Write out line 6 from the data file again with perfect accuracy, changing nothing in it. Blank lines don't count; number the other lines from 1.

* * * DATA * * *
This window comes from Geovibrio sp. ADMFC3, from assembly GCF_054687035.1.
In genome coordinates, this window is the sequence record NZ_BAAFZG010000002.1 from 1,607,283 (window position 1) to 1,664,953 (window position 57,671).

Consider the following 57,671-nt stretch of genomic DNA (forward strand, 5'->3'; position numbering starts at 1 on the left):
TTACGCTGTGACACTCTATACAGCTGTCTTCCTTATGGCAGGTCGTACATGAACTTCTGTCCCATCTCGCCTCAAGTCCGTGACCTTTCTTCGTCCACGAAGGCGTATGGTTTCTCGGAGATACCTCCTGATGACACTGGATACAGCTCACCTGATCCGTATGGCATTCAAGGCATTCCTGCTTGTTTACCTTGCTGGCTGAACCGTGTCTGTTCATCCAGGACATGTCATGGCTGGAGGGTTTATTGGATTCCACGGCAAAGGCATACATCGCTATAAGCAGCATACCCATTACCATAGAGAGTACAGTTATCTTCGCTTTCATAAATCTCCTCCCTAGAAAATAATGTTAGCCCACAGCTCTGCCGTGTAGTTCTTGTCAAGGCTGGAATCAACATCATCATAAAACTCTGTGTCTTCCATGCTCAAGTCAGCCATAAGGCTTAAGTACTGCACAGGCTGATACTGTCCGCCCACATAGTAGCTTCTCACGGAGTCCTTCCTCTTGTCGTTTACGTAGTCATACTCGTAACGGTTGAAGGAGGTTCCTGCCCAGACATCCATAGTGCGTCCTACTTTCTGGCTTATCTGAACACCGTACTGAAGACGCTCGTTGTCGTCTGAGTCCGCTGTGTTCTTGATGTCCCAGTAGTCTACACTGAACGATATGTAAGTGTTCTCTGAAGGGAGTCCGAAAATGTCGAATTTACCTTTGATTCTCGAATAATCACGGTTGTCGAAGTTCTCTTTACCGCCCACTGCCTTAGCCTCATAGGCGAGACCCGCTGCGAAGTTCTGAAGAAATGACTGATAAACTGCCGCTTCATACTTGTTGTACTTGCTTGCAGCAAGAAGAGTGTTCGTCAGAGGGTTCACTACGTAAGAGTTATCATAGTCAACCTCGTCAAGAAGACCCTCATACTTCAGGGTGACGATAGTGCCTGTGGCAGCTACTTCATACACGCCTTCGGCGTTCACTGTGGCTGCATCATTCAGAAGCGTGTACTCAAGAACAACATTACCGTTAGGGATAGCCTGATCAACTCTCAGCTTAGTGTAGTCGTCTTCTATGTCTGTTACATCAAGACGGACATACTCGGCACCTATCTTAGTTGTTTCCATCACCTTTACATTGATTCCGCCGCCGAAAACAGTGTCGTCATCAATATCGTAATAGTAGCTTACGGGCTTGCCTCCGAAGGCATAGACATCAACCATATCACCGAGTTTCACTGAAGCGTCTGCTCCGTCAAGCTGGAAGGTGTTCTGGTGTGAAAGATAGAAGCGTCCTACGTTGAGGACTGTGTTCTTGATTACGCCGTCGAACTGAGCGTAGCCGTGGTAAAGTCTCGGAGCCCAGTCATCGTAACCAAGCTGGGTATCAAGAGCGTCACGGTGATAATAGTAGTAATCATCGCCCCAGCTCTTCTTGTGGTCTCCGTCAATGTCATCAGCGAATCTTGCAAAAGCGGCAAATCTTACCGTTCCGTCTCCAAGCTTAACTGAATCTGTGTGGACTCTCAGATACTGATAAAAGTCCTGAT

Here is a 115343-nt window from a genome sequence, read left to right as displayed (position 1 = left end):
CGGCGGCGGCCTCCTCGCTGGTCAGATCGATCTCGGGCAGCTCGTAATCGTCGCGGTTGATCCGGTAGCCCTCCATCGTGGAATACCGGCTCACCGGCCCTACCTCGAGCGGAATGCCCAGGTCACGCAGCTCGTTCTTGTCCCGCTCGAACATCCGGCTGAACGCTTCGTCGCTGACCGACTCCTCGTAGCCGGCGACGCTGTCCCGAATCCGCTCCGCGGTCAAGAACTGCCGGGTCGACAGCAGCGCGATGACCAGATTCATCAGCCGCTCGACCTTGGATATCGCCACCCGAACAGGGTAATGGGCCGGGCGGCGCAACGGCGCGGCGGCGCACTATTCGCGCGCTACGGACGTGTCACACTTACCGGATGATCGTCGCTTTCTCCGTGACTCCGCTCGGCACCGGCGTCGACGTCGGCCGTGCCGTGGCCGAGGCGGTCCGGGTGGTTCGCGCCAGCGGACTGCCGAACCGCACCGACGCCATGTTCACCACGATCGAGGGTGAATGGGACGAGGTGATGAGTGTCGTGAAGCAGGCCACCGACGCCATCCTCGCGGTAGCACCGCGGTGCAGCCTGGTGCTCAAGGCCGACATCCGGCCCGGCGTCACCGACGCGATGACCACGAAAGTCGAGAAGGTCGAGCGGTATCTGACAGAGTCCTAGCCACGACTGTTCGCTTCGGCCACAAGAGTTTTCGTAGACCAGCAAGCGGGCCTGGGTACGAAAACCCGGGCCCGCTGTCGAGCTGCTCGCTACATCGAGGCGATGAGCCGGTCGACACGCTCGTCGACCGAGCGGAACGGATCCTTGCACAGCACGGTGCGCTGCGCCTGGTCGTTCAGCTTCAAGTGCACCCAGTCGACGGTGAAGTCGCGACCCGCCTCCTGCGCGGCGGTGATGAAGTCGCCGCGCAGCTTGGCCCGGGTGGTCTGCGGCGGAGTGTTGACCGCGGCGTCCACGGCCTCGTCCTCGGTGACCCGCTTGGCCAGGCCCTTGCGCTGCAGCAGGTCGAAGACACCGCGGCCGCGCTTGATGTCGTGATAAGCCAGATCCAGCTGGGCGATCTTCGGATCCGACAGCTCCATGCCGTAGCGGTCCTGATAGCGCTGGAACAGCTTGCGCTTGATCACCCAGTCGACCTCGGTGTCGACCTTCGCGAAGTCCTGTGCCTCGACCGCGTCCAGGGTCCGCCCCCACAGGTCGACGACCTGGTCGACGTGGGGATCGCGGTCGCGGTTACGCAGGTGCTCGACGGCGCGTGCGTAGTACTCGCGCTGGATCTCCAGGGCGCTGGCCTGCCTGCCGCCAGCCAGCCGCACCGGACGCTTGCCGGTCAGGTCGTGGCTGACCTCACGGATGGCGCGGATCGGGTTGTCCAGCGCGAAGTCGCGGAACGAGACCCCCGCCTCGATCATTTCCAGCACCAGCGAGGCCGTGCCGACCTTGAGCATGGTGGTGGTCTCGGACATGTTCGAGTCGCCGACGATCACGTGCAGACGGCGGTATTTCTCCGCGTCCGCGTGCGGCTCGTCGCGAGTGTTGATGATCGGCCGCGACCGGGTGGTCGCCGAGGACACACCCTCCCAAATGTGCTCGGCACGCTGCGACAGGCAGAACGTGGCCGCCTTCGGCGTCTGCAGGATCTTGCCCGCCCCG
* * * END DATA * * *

CGGCGGCGGCCTCCTCGCTGGTCAGATCGATCTCGGGCAGCTCGTAATCGTCGCGGTTGATCCGGTAGCCCTCCATCGTGGAATACCGGCTCACCGGCCCTACCTCGAGCGGAATGCCCAGGTCACGCAGCTCGTTCTTGTCCCGCTCGAACATCCGGCTGAACGCTTCGTCGCTGACCGACTCCTCGTAGCCGGCGACGCTGTCCCGAATCCGCTCCGCGGTCAAGAACTGCCGGGTCGACAGCAGCGCGATGACCAGATTCATCAGCCGCTCGACCTTGGATATCGCCACCCGAACAGGGTAATGGGCCGGGCGGCGCAACGGCGCGGCGGCGCACTATTCGCGCGCTACGGACGTGTCACACTTACCGGATGATCGTCGCTTTCTCCGTGACTCCGCTCGGCACCGGCGTCGACGTCGGCCGTGCCGTGGCCGAGGCGGTCCGGGTGGTTCGCGCCAGCGGACTGCCGAACCGCACCGACGCCATGTTCACCACGATCGAGGGTGAATGGGACGAGGTGATGAGTGTCGTGAAGCAGGCCACCGACGCCATCCTCGCGGTAGCACCGCGGTGCAGCCTGGTGCTCAAGGCCGACATCCGGCCCGGCGTCACCGACGCGATGACCACGAAAGTCGAGAAGGTCGAGCGGTATCTGACAGAGTCCTAGCCACGACTGTTCGCTTCGGCCACAAGAGTTTTCGTAGACCAGCAAGCGGGCCTGGGTACGAAAACCCGGGCCCGCTGTCGAGCTGCTCGCTACATCGAGGCGATGAGCCGGTCGACACGCTCGTCGACCGAGCGGAACGGATCCTTGCACAGCACGGTGCGCTGCGCCTGGTCGTTCAGCTTCAAGTGCACCCAGTCGACGGTGAAGTCGCGACCCGCCTCCTGCGCGGCGGTGATGAAGTCGCCGCGCAGCTTGGCCCGGGTGGTCTGCGGCGGAGTGTTGACCGCGGCGTCCACGGCCTCGTCCTCGGTGACCCGCTTGGCCAGGCCCTTGCGCTGCAGCAGGTCGAAGACACCGCGGCCGCGCTTGATGTCGTGATAAGCCAGATCCAGCTGGGCGATCTTCGGATCCGACAGCTCCATGCCGTAGCGGTCCTGATAGCGCTGGAACAGCTTGCGCTTGATCACCCAGTCGACCTCGGTGTCGACCTTCGCGAAGTCCTGTGCCTCGACCGCGTCCAGGGTCCGCCCCCACAGGTCGACGACCTGGTCGACGTGGGGATCGCGGTCGCGGTTACGCAGGTGCTCGACGGCGCGTGCGTAGTACTCGCGCTGGATCTCCAGGGCGCTGGCCTGCCTGCCGCCAGCCAGCCGCACCGGACGCTTGCCGGTCAGGTCGTGGCTGACCTCACGGATGGCGCGGATCGGGTTGTCCAGCGCGAAGTCGCGGAACGAGACCCCCGCCTCGATCATTTCCAGCACCAGCGAGGCCGTGCCGACCTTGAGCATGGTGGTGGTCTCGGACATGTTCGAGTCGCCGACGATCACGTGCAGACGGCGGTATTTCTCCGCGTCCGCGTGCGGCTCGTCGCGAGTGTTGATGATCGGCCGCGACCGGGTGGTCGCCGAGGACACACCCTCCCAAATGTGCTCGGCACGCTGCGACAGGCAGAACGTGGCCGCCTTCGGCGTCTGCAGGATCTTGCCCGCCCCG